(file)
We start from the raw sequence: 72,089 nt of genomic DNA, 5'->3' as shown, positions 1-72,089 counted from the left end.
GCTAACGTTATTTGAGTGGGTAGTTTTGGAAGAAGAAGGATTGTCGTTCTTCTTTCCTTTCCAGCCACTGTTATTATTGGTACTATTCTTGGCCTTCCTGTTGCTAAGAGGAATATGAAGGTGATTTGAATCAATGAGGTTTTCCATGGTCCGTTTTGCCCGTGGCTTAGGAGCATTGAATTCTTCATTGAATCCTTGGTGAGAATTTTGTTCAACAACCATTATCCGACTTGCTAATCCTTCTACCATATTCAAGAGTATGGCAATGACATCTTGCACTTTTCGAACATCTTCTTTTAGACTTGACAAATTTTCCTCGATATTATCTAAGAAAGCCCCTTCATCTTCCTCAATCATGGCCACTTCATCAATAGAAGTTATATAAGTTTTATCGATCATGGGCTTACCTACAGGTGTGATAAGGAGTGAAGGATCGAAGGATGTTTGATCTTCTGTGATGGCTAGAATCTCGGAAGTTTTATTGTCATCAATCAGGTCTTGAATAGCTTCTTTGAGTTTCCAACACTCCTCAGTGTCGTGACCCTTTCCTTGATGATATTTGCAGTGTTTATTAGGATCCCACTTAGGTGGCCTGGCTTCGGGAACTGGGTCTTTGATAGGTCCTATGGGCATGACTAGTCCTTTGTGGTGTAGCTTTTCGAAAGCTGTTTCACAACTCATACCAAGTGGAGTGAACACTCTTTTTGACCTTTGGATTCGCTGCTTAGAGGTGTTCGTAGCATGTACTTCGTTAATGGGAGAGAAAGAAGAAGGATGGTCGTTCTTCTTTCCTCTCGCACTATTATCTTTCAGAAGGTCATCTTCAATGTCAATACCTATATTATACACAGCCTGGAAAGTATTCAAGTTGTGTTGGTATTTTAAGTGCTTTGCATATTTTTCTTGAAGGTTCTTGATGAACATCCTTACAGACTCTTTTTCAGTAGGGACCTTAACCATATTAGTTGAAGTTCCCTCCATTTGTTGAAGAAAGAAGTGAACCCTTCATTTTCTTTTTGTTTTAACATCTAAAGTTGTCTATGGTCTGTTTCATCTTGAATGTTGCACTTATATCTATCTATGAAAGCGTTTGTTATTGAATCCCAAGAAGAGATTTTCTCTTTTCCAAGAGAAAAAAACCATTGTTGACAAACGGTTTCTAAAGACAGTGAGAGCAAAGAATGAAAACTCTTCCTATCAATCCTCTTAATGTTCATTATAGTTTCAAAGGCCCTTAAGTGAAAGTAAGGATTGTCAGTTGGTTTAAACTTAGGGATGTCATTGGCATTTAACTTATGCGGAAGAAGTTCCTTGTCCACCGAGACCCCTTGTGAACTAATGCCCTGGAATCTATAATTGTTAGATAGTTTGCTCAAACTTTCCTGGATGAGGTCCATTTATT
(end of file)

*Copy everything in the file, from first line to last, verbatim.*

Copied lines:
We start from the raw sequence: 72,089 nt of genomic DNA, 5'->3' as shown, positions 1-72,089 counted from the left end.
GCTAACGTTATTTGAGTGGGTAGTTTTGGAAGAAGAAGGATTGTCGTTCTTCTTTCCTTTCCAGCCACTGTTATTATTGGTACTATTCTTGGCCTTCCTGTTGCTAAGAGGAATATGAAGGTGATTTGAATCAATGAGGTTTTCCATGGTCCGTTTTGCCCGTGGCTTAGGAGCATTGAATTCTTCATTGAATCCTTGGTGAGAATTTTGTTCAACAACCATTATCCGACTTGCTAATCCTTCTACCATATTCAAGAGTATGGCAATGACATCTTGCACTTTTCGAACATCTTCTTTTAGACTTGACAAATTTTCCTCGATATTATCTAAGAAAGCCCCTTCATCTTCCTCAATCATGGCCACTTCATCAATAGAAGTTATATAAGTTTTATCGATCATGGGCTTACCTACAGGTGTGATAAGGAGTGAAGGATCGAAGGATGTTTGATCTTCTGTGATGGCTAGAATCTCGGAAGTTTTATTGTCATCAATCAGGTCTTGAATAGCTTCTTTGAGTTTCCAACACTCCTCAGTGTCGTGACCCTTTCCTTGATGATATTTGCAGTGTTTATTAGGATCCCACTTAGGTGGCCTGGCTTCGGGAACTGGGTCTTTGATAGGTCCTATGGGCATGACTAGTCCTTTGTGGTGTAGCTTTTCGAAAGCTGTTTCACAACTCATACCAAGTGGAGTGAACACTCTTTTTGACCTTTGGATTCGCTGCTTAGAGGTGTTCGTAGCATGTACTTCGTTAATGGGAGAGAAAGAAGAAGGATGGTCGTTCTTCTTTCCTCTCGCACTATTATCTTTCAGAAGGTCATCTTCAATGTCAATACCTATATTATACACAGCCTGGAAAGTATTCAAGTTGTGTTGGTATTTTAAGTGCTTTGCATATTTTTCTTGAAGGTTCTTGATGAACATCCTTACAGACTCTTTTTCAGTAGGGACCTTAACCATATTAGTTGAAGTTCCCTCCATTTGTTGAAGAAAGAAGTGAACCCTTCATTTTCTTTTTGTTTTAACATCTAAAGTTGTCTATGGTCTGTTTCATCTTGAATGTTGCACTTATATCTATCTATGAAAGCGTTTGTTATTGAATCCCAAGAAGAGATTTTCTCTTTTCCAAGAGAAAAAAACCATTGTTGACAAACGGTTTCTAAAGACAGTGAGAGCAAAGAATGAAAACTCTTCCTATCAATCCTCTTAATGTTCATTATAGTTTCAAAGGCCCTTAAGTGAAAGTAAGGATTGTCAGTTGGTTTAAACTTAGGGATGTCATTGGCATTTAACTTATGCGGAAGAAGTTCCTTGTCCACCGAGACCCCTTGTGAACTAATGCCCTGGAATCTATAATTGTTAGATAGTTTGCTCAAACTTTCCTGGATGAGGTCCATTTATT